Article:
All Rights reserved
The Oregon legislature ended its second-longest session ever at 6:20 a.m. Friday without passing a governor-supported bill that would have both allowed civil unions for same-sex couples and provided protection from discrimination to gays and lesbians. House speaker Karen Minnis bottled up the senate-passed bill, which failed to get a vote. "The Oregon legislature missed an enormous opportunity this session to take a strong moral stand against discrimination. That the session ended without civil unions or antidiscrimination protections is nothing less than an outrage," said Roey Thorpe, executive director of the gay rights group Basic Rights Oregon.
The fight to pass civil unions and antidiscrimination laws during the 2005 session began with the introduction of Senate Bill 1000, which was requested by Gov. Ted Kulongoski and sponsored by a bipartisan group of Oregon senators. Basic Rights Oregon coordinated a massive lobbying effort, and after extensive hearings on and revisions to the bill, SB1000 passed the Oregon senate 19-10 in July.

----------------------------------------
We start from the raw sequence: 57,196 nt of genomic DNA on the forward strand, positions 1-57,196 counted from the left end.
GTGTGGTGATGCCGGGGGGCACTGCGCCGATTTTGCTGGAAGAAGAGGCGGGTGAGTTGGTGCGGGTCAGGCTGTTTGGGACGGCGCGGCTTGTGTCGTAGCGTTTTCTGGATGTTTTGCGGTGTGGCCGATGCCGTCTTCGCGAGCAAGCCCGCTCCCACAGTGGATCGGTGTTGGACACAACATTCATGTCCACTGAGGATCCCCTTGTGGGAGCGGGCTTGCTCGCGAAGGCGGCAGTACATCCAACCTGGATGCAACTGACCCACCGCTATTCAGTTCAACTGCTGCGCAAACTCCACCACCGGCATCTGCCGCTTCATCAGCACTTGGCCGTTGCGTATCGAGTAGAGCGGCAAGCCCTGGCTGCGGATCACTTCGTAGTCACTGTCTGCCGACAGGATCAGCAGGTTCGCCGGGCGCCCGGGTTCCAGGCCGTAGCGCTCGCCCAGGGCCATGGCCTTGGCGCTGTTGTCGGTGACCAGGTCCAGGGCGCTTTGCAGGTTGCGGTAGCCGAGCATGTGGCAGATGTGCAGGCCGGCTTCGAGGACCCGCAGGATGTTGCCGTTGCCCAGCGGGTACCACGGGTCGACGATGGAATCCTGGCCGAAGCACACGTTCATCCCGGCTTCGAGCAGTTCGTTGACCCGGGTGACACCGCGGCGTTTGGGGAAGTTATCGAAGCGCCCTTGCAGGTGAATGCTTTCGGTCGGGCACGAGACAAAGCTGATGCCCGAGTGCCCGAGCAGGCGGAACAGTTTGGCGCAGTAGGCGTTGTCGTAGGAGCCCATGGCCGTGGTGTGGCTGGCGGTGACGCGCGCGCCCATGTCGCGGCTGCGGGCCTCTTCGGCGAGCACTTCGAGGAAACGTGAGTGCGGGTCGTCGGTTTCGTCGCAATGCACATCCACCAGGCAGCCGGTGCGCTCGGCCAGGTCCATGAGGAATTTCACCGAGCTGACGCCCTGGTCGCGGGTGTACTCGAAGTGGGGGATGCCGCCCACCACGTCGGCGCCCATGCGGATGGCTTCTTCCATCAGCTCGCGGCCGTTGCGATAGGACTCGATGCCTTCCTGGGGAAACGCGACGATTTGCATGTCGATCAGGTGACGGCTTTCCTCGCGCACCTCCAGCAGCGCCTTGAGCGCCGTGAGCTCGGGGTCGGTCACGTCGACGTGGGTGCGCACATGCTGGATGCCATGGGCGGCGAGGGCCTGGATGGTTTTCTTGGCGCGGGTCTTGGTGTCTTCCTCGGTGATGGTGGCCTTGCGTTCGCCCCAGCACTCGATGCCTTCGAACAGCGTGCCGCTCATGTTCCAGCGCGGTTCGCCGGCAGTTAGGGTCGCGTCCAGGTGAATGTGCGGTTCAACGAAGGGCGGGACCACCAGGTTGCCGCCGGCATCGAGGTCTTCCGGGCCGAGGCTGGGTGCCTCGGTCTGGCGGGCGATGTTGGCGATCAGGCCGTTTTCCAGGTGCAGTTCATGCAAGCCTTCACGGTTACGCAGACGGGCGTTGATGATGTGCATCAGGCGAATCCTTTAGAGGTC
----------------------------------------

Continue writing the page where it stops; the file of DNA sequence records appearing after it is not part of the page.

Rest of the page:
The bill stalled, however, in the Oregon house of representatives, where, despite majority support, Minnis not only refused to allow public debate or a public vote but also resorted to extraordinary measures to kill the legislation. Several weeks ago in what has been called the "Mid-Day Massacre," Minnis gutted SB1000, which would have granted critical rights and protections to Oregon families, and locked the bill in a budget committee to prevent a majority of legislators from forcing the bill to a floor vote.
Days later, a new bill--HB3508--revived hope for the proposal. But in another outrageous move, just one day before the speaker was required to assign the bill to committee, Minnis suspended a 140-year-old rule, which could have allowed a majority of legislators in the house to vote on the bill before the session ended. "Speaker Minnis flagrantly abused our democracy to preserve discrimination and protect prejudice," said Thorpe. "All Oregonians ought to be concerned by her willful determination to subvert the public process and the will of a majority of fair-minded Oregonians and legislators who support civil unions and believe discrimination is wrong."